American cuisine has some instant-hit classics – corn bread, macaroni and cheese, bison burgers – but compared to other cuisines, we really don’t do much with tubers. Potatoes are pretty much the extent of our tuber dabbling. And who doesn’t like potatoes? Stands to reason other tubers would be tasty, too. If you hang around in ethnic markets or well-stocked grocery stores that serve immigrant populations, you’ll start seeing all kinds of oddly shaped, vaguely potato-ish dwellers in the tuber section. Yuca (also called manioc and cassava), edo root (also called taro), Ã±ame root (a.k.a. true yams), boniato (or Cuban sweet potatoes)…they’re there in all their knobby, bumpy glory. Although they can be prepared the same way potatoes can, most of these tropical tubers have a much stickier texture and a more pronounced flavor – some are sweet, some are nutty, some are creamy-tasting.
The fact that these oddball-to-us tubers are particularly sticky means that they’re particularly useful in dishes that have a bready, doughy element that needs to stick together. (Especially when you’re making a gluten-free version and can’t rely on the elasticity of gluten.) Most ethnic traditions include a “packaged” dish involving a filling and an outer layer: Latin empanadas, Indian samosas, Polish pierogi, Chinese gyoza. Sticky tubers can provide you with a dough that’s sticky enough to be pressed into place around a filling and then baked.Â For these empanadas, I used boniato. It was the first time I’d ever cooked with boniato, actually, and I was happy to discover that simmered boniato is fluffy, sticky, smooth-textured, and has a pleasantly sweetish flavor. Bet they would make great chips if you sliced them thinly and sautéed them in a bit of coconut oil!
For the boniato dough:
About 2 lb. boniato (sizes vary tremendously from one tuber to another!) or yuca or taro or Ã±ame
2 eggs, preferably from pastured hens
1/2 cup corn flour
1 tsp. sea salt
Extra-virgin olive oil
For the filling:
2 medium carrots, minced
2 banana peppers or 1 medium bell pepper, minced
4 green onions, minced
4 cloves garlic, minced
1 cup black beans, drained
1 T. chili powder
Handful fresh cilantro leaves, chopped
Preheat oven to 375F and cover two baking sheets with parchment paper. Bring a medium pot of water to a boil so that you can simmer the boniato as soon as it’s cut. (It will start to brown immediately!)
To prep the boniato, cut it in half and then trim away the outer skin, putting it flat side down on the cutting board to make them trimming the rounded surfaces easier. Cut the inner flesh into rough cubes and simmer for 10 minutes, reducing heat to medium or even medium-low if they’re boiling too furiously. Drain.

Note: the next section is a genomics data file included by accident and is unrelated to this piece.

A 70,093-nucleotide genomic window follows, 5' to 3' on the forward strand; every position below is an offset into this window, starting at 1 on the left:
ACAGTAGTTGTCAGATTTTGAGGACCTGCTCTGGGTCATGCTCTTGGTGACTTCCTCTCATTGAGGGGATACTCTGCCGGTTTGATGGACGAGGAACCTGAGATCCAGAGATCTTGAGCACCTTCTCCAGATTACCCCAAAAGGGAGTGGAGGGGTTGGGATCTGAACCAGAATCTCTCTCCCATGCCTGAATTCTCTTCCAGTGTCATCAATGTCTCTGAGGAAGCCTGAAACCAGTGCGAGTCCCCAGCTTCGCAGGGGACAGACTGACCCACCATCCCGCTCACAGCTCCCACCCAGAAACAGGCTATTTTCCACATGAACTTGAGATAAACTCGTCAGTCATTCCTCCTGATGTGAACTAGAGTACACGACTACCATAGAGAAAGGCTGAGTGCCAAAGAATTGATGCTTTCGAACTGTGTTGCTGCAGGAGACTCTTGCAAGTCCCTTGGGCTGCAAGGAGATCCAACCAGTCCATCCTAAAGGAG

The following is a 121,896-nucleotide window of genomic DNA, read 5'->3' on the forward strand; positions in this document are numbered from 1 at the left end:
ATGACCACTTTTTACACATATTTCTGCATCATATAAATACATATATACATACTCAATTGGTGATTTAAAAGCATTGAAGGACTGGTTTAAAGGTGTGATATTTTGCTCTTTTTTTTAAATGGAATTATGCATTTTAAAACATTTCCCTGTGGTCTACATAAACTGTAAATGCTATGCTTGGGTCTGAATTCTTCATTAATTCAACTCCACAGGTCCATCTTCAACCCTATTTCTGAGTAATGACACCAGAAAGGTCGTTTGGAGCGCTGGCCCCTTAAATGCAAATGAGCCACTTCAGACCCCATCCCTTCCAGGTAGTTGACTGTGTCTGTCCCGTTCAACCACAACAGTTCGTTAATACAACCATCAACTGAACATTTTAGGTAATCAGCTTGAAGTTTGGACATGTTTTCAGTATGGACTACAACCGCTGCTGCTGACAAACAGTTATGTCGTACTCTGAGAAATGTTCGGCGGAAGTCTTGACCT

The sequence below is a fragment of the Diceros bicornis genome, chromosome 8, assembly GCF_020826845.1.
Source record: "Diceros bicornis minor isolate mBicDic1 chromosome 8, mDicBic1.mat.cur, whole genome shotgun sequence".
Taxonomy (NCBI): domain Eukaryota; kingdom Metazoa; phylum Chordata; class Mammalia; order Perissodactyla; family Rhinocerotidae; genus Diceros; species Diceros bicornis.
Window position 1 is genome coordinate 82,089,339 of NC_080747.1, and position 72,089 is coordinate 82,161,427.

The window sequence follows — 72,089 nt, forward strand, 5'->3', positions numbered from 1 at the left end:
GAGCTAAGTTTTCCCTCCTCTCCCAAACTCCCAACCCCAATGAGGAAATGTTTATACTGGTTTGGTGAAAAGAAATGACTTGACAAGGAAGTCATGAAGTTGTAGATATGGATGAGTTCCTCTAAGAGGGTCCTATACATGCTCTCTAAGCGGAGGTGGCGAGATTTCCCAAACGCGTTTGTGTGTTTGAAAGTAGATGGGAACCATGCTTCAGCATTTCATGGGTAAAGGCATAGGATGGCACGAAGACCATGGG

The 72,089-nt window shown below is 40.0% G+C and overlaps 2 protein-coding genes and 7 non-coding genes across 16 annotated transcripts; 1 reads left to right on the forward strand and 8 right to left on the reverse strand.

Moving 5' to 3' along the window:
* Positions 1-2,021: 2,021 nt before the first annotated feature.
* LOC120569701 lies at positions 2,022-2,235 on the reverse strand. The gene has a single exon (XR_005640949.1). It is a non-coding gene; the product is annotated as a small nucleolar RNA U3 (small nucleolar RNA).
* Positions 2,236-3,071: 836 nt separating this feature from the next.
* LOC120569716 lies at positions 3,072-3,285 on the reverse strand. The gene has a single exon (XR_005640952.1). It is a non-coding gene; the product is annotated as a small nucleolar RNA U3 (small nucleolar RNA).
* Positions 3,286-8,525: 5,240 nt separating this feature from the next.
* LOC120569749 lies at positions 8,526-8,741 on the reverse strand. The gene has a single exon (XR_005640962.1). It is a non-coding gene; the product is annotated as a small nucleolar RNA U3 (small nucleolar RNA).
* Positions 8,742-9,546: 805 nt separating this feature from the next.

While the boniato is simmering, make the filling. Start by sautéeing the carrots and pepper in a drizzle of extra-virgin olive oil over medium heat for about 3 minutes or until the carrots have begun to soften. Add the onion and garlic and cook, stirring often, for another 2 minutes. Stir in the beans, chili powder, and cilantro and reduce heat to low. Let cook very gently for another minute or two, then remove from heat.
Place the cooked boniato in a large bowl and mash well. Stir in eggs, flour, and salt. You want a dough with a medium consistency: not too loose (it needs to be thick enough to easily stick to your hand) and not too dry (you don’t want a sandy, pebbly dough that won’t hold together). Add a little water if it seems too dry or a little more flour if it seems too wet.
Scoop the dough out in spoonfuls and place on the prepared baking sheets, patting/flattening each scoop into a small disk and spacing them an inch apart. (You may need to flour your fingers to keep them from sticking to the dough.) Place a spoonful of filling onto half of the disks, being careful not to take the filling too far out to the edges – it shouldn’t touch them. Working with one already-topped disk at a time, slide a spatula under an untopped disk and lay it on top of one of the filled ones, creating a top layer of dough. Gently press the edges of the top layer into the edges of the bottom layer to seal it. Repeat until you’ve used all the dough.
Gently brush each one of the empanadas with extra-virgin olive oil. Bake for 35 minutes or until the edges of the empanadas are golden brown. Let cool a few minutes before serving. Leftovers can be refrigerated for up to 4 days. (Note: they make delicious breakfasts and snacks!)
Courtesy ofÂ Cultured Cook.
You may also like:
Â© Copyright 2011 Â Allison Stuart Kaplan Â www.Askinyourface.com LLC